HM Revenue & Customs has closed down 4,000 illegal websites and responded to 75,000 phishing reports as part of its pro-active technical measures to protect taxpayers from online fraud.
HMRC stated it had secured web domains that could be used by criminals to send fraudulent emails to customers for the purposes of delivering malware or stealing personal information.
More than 94% of all fraudulent emails spoofing HMRC web domains are now being deleted by internet service providers (ISPs), preventing delivery to customers’ mailboxes, according to HMRC.
Speaking at a cyber security conference in September, Edward Tucker, head of cyber security at HMRC, said: “We are losing the ability to use email because spam degrades it as a communication channel.”
HMRC’s efforts were among the initiatives highlighted in a progress report on the UK’s cyber security strategy. The government is three years into its five-year plan to make the UK the best place for cyber business.
“The long-term economic plan of this government continues to be to make the UK one of the most secure places globally for cyber innovation and commerce,” said Francis Maude, minister for the Cabinet Office and paymaster general.
The government has set aside £860m between 2011 and 2016 to fund the UK cyber security strategy. For the next two years, national cyber security funding will remain at just over £200m per year, according to The UK cyber security strategy report on progress and forward plans, December 2014.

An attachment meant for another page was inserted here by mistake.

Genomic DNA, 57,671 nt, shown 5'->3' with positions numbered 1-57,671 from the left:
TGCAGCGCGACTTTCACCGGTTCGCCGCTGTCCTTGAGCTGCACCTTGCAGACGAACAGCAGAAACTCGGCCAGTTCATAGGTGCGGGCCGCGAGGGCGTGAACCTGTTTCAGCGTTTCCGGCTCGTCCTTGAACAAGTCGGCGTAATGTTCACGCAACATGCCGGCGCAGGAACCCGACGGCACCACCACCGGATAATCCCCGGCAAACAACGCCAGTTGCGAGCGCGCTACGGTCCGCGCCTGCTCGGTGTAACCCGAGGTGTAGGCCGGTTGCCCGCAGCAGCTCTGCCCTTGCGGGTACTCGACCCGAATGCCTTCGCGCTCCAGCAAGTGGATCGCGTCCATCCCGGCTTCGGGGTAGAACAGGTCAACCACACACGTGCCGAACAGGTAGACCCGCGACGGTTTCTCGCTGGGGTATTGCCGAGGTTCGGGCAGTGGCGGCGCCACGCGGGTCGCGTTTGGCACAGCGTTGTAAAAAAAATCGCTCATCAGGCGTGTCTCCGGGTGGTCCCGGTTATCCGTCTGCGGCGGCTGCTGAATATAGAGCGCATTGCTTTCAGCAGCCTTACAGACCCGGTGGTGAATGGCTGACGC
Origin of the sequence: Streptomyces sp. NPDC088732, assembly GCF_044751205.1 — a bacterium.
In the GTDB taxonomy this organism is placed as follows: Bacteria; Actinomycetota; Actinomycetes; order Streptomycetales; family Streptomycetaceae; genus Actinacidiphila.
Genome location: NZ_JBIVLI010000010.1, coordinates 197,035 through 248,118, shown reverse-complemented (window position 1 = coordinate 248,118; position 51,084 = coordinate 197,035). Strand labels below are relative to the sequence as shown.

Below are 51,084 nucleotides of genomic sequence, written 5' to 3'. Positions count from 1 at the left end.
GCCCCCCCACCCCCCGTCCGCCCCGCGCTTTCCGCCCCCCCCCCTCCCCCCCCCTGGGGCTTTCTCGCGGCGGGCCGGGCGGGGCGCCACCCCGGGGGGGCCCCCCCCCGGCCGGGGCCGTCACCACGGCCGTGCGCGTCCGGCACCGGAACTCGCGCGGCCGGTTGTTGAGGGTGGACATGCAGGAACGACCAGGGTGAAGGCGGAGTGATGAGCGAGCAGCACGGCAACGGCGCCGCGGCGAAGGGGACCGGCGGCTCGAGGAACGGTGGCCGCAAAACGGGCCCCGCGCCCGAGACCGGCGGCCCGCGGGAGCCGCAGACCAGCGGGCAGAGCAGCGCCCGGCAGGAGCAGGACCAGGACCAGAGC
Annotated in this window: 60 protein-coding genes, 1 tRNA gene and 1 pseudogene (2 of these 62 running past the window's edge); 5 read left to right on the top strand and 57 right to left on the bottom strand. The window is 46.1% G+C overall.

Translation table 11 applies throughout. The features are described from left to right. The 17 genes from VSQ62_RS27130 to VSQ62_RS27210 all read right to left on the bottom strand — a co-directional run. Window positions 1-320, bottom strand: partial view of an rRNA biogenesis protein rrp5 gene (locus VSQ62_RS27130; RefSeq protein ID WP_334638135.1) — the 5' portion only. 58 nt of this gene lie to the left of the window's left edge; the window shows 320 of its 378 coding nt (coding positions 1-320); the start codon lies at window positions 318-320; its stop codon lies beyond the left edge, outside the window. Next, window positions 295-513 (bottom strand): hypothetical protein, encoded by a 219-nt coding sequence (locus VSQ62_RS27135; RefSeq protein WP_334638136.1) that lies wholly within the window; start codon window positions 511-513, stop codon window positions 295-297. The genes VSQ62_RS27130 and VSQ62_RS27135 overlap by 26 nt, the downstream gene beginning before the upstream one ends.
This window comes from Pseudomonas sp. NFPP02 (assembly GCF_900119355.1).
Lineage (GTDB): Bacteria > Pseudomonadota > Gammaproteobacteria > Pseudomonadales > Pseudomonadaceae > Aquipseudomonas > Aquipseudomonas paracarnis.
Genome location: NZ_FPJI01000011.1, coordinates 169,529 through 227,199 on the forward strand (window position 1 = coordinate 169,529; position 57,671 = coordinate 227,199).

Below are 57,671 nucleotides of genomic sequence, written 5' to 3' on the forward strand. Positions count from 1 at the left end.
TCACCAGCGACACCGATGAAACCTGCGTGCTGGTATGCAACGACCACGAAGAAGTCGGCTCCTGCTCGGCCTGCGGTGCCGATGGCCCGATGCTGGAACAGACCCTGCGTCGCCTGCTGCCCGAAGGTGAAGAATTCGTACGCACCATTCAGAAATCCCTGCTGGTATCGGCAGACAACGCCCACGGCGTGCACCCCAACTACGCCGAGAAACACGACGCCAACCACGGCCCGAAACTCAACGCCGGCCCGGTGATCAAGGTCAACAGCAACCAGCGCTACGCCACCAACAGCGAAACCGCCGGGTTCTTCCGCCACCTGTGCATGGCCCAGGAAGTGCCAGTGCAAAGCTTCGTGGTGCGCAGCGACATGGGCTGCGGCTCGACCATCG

The Cabinet Office report stated that 81% of large organisations and 60% of small organisations reported a breach in 2014. Although the overall number of breaches has gone down since 2013, the reported cost and severity of those breaches has increased significantly.
We want boards, customers and investors to be thinking about cyber security issues when they make purchasing or investment decisions
UK cyber security strategy report
For small organisations, the worst breaches cost between £65,000 and £115,000 on average, and for large organisations the cost is between £600,000 and £1.15m.
“The government judges there is more to do before managing cyber risk is truly seen as integral to good business practice,” the report stated. “We want boards, customers and investors to be thinking about cyber security issues when they make purchasing or investment decisions. We want the market to identify and reward good practice.”
To encourage best practices in security, the Department for Business and Industry, the Cabinet Office and GCHQ launched the Cyber Essentials scheme. Since the launch, 124 companies have been awarded the Cyber Essentials badge, including high-profile organisations such as Barclays, Vodafone and the CBI, and more are going through the process.
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